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Strain Engineering for Ethylene Glycol

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CD Biosynsis can help customers design ethylene glycol production pathways that rely on renewable resources, based on a synthetic biology platform, and using metabolic and genetic engineering tools. We expect to help our customers achieve efficient production of ethylene glycol in microorganisms through the design and optimization of metabolic pathways for ethylene glycol biosynthesis.

Advantages of Synthetic Biology-Driven Ethylene Glycol Production

Ethylene glycol is a pass-through chemical, mainly used in the production of polyester fiber, antifreeze, etc. Currently, the industrial production of ethylene glycol is entirely dependent on petrol. The steam cracking of petrol produces ethylene, which is oxidized to produce ethylene oxide. Ethylene oxide is then thermally hydrolyzed to produce ethylene glycol. However, the decreasing availability of petrol and rising market prices make industrial production of ethylene glycol a huge challenge. Finding strategies to develop ethylene glycol based on renewable resources is important to alleviate fossil energy endangerment. Synthetic biology enables the production of ethylene glycol from renewable energy sources.

Figure 1. Biosynthetic routes for ethylene glycol production in recombinant bacteria based on pentose assimilation pathways. (Uranukul B, et al., 2019)Figure 1. Biosynthetic routes for ethylene glycol production in recombinant bacteria based on pentose assimilation pathways. (Uranukul B, et al., 2019)

What We Provide

Based on our synthetic biology platform, we are able to help our customers achieve microbiological production of ethylene glycol.

Metabolic Pathway Synthesis and Optimization

We are able to use metabolic engineering strategies to modify the metabolic pathways of microorganisms to improve the yield of ethylene glycol.

Genetic Engineering

By analyzing the metabolic pathways of microbial ethylene glycol synthesis, we can use genetic engineering tools to regulate the expression of metabolic enzymes to help our customers optimize ethylene glycol synthesis strains.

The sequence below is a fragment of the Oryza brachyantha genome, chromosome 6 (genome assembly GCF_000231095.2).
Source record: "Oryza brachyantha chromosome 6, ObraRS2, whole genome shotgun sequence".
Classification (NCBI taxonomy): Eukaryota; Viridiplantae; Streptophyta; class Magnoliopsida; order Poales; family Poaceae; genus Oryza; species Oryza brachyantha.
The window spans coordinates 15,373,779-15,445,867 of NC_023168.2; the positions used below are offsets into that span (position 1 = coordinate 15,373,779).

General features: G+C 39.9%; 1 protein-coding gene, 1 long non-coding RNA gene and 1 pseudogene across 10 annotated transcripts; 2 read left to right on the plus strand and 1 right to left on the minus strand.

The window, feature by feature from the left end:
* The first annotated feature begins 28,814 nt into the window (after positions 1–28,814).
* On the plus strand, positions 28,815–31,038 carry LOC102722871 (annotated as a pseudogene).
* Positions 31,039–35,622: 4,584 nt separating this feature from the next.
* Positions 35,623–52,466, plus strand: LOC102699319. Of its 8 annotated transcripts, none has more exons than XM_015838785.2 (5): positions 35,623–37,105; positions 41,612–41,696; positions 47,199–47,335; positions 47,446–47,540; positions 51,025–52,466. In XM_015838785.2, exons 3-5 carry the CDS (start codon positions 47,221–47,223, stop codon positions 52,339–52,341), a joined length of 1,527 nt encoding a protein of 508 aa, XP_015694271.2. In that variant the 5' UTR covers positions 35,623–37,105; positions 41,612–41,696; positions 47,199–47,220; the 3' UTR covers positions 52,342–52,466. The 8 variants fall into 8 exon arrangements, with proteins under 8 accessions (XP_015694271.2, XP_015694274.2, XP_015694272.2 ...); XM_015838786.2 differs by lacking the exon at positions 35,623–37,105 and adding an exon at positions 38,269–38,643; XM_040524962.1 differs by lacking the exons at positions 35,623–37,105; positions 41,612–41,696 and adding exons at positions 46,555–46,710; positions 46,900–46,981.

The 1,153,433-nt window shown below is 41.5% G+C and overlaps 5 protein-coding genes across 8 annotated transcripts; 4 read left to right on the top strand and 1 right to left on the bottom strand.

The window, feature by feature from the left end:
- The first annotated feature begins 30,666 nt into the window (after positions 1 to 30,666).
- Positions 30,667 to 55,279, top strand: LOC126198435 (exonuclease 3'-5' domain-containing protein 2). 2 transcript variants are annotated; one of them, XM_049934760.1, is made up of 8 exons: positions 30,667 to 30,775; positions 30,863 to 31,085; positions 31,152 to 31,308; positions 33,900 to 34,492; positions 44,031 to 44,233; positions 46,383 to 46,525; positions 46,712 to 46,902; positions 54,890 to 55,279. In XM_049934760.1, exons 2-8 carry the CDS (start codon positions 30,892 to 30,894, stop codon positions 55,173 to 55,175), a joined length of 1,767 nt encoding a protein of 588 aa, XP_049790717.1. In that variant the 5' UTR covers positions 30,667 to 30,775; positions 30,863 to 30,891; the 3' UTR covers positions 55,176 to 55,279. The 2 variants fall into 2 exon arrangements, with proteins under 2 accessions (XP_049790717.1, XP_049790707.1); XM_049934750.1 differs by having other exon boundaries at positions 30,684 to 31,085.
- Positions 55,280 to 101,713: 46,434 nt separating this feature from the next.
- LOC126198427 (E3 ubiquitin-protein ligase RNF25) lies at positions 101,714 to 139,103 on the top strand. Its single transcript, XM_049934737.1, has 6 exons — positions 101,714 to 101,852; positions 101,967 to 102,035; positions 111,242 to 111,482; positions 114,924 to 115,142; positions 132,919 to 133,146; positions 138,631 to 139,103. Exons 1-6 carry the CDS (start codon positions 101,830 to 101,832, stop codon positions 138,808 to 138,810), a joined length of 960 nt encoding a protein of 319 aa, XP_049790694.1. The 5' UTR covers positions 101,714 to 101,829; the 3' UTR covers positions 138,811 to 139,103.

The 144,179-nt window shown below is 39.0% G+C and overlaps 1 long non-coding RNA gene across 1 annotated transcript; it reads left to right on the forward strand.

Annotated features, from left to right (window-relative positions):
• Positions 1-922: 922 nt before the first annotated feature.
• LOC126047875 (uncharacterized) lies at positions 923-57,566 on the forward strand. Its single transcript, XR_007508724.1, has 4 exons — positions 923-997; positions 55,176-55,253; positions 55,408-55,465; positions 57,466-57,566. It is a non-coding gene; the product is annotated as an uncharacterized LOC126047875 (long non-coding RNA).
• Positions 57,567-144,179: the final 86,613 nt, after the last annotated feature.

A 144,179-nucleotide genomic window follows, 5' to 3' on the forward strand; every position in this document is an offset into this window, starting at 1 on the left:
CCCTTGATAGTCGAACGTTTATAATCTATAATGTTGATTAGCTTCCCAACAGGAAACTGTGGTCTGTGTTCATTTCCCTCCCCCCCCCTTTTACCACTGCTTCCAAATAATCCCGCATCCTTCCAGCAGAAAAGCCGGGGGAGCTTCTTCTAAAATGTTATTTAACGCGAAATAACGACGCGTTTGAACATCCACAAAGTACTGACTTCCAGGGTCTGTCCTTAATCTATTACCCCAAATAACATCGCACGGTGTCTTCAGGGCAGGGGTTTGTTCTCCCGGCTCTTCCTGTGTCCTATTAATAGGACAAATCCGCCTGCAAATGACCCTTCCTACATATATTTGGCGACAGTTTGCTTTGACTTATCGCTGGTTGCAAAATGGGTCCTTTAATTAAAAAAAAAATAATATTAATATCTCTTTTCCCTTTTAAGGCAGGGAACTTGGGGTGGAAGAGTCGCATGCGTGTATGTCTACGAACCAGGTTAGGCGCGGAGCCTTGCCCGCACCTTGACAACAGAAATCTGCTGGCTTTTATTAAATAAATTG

Pathway Design

We are able to help our customers design metabolic pathways for the synthesis of glycols based on certain biomasses.


  • Efficient cell factory for ethylene glycol production.
  • Ethylene glycol.

How We Help

Production of ethylene glycol from D-xylose

We are able to regulate or design the metabolic pathway of D-xylose, using genetic engineering tools to overexpress or knock out genes encoding enzymes that play a key role in the pathway of D-xylose to produce ethylene glycol. Ultimately, we can help our customers to realize the production of glycols from xylose as raw material in E. coli or Saccharomyces cerevisiae.

Production of ethylene glycol from glucose

We are able to use metabolic engineering tools to assemble endogenous and exogenous enzymes from microorganisms and design glucose-dependent ethylene glycol production pathways.

Applications of Ethylene Glycol

CD Biosynsis can develop tailored tools and customized approaches to harness the power of synthetic biology to drive ethylene glycol production and meet the needs of customers in a variety of industries.

  • As a viable alternative to dimethyl sulfoxide in applications where dimethyl sulfoxide has disadvantages.
  • Used as water blocker of rechargeable aqueous zinc batteries.
  • Hydrogen production from ethylene glycol.
  • Application in the production of glyoxal, glycolic acid, and methyl glycolate.
  • Ethylene glycol is capable of synthesizing monodisperse metal nanocrystals.
  • Ethylene glycol can be used for the induction of nephritis in rats.

Want to Learn More?

As a rapidly growing synthetic biology company, CD Biosynsis is committed to helping our customers meet the growing and evolving demand for bio-based chemical production. All of our deliverables will undergo a rigorous quality testing process to ensure the quality and reliability and can be delivered on time. If you are interested in our services or have any further questions, please do not hesitate to contact us.


  1. Uranukul B, et al. Biosynthesis of monoethylene glycol in Saccharomyces cerevisiae utilizing native glycolytic enzymes. Metab Eng. 2019 Jan; 51: 20-31.  

Please note that all services are for research use only. Not intended for any clinical use.

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